> have a valuie for it at the time I create the object (put it in the
> constructor). On the other hand, if I just use it as a member function
> argument, then I have to be responsible for defining and initializing
> the variable before the object is created, and then deleting the
> variable after the object is deleted.


My guess is you are missing some fundamentals here. Focus on what deleting
an object does. The member function is gone after you delete the object.
What did the member function consist of? I didn't look at your code, only
your question.


 
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Dwight Army of Champions
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      02-21-2010
OK I definitely need to get a book on object oriented software design.
Recommendations?
 
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tonydee
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      02-22-2010
On Feb 22, 2:21*am, Dwight Army of Champions
<(E-Mail Removed)> wrote:
> When designing a class, how do you know whether to make a variable a
> private data member or just an argument to the class's member
> functions? If I make it a private data member, then it's imperative I
> have a valuie for it at the time I create the object (put it in the
> constructor). On the other hand, if I just use it as a member function
> argument, then I have to be responsible for defining and initializing
> the variable before the object is created, and then deleting the
> variable after the object is deleted. THis leads to code like this:
>
> // code begins here
> // ... define and initialize many variables called MyVariable
>
> MyClass* MyObject = new MyClass(this);
>
> MyObject->DoSomething(MyVariable1, MyVariable2, /* ... */ );
> MyObject->DoSomethingElse(MyVariable2, MyVariable6);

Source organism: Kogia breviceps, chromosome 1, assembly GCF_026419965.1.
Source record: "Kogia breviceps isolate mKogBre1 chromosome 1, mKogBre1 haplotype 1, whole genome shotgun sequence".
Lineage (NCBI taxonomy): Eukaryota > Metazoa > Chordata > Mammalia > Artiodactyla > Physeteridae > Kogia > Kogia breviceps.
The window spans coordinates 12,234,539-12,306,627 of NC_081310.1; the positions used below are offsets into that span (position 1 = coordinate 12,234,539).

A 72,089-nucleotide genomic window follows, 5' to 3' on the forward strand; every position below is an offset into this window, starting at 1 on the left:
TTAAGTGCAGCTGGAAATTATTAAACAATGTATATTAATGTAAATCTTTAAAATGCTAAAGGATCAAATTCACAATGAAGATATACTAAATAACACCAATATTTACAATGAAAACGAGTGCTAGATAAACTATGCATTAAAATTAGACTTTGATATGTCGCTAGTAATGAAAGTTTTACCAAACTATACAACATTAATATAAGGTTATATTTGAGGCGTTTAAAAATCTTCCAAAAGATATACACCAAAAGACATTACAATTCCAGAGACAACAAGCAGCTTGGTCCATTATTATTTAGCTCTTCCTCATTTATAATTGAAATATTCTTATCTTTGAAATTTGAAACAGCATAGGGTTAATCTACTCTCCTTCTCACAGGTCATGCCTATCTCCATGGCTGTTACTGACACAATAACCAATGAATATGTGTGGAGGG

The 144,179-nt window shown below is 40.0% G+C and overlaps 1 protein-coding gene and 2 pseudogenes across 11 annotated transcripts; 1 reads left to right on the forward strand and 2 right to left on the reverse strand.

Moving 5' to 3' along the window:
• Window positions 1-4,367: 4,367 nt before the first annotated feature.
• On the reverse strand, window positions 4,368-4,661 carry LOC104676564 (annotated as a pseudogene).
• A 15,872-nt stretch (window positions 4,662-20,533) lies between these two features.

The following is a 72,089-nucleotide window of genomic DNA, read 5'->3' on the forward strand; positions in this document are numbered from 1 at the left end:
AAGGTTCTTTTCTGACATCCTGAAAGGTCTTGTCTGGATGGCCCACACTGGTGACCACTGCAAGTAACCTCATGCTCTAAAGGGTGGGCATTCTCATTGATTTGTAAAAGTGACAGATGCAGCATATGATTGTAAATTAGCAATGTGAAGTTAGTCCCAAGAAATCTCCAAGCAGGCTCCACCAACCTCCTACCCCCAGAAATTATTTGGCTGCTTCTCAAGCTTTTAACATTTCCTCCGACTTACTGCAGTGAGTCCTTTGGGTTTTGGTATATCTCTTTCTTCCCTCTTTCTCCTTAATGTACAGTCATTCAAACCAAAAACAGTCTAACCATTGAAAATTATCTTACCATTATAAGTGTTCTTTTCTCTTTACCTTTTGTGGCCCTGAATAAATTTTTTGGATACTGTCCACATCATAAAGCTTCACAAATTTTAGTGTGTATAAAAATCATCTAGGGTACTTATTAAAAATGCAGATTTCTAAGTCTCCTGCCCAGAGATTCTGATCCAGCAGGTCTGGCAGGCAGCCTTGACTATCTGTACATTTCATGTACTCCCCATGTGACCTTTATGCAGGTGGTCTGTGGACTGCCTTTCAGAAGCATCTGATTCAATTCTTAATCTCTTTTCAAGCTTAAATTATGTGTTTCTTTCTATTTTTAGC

>
> delete MyObject; MyObject = 0;
>
> // delete many MyVariables
> // code ends here
>
> What is the best way to do this?


I agree buying a book on OO is a good idea, but can't recommend any.

Just to summarise very briefly, a class is generally used to represent
a type of "entity" in your program: something you could say "I've got
one of those". It might be an employee, a cat, a car, a line in a
file. Then, you can create your objects to represent individual
instances of these concepts. You want to put private data into the
class so that someone using the class can just say "I want one
employee record here", or "I'm going to use a list of cats", but they
don't need additional variables to record any specifics of an
individual cat, because the cat class itself wraps up all the data
about each cat.

You've got a couple mechanisms to avoid new and delete everywhere, and
having to explicitly initialise data members or local data. One is
scoping: the idea that your program is broken up into chunks of work -
namely a scope delimited with { and }, and variables can be placed
inside that scope. If they are classes, their constructor will run
and can initialise them to some default value, or you can typically
explicitly request a value. The object's destructor is then called at
the end of that scope, so you don't have to put anything in your code
to reclaim the memory. For example:

int fn()
{
std::string x = "hello";
std::cout << x << '\n';
std::list<Cat> cats;
cats.push_back("Bluey");
feed(cats);
}

fn() doesn't need any news or deletes. Similarly, in a class, you can
have data members that are STL containers and don't need explicit
initialisation.

class Cat
{
public:
Cat(const std::string& name, int age) : name_(name), age_(age)
{ }
int get_age() const { return age_; }
const std::string& name() const { return name_; }
private:
std::string name_;
int age_;
};

Again, all the memory allocation is taken care of for you. The way
the constructor is written ensures you'll have to supply a name and
age when creating an object instance, ala:

Cat cat("Smokey", 4);

Cheers,
Tony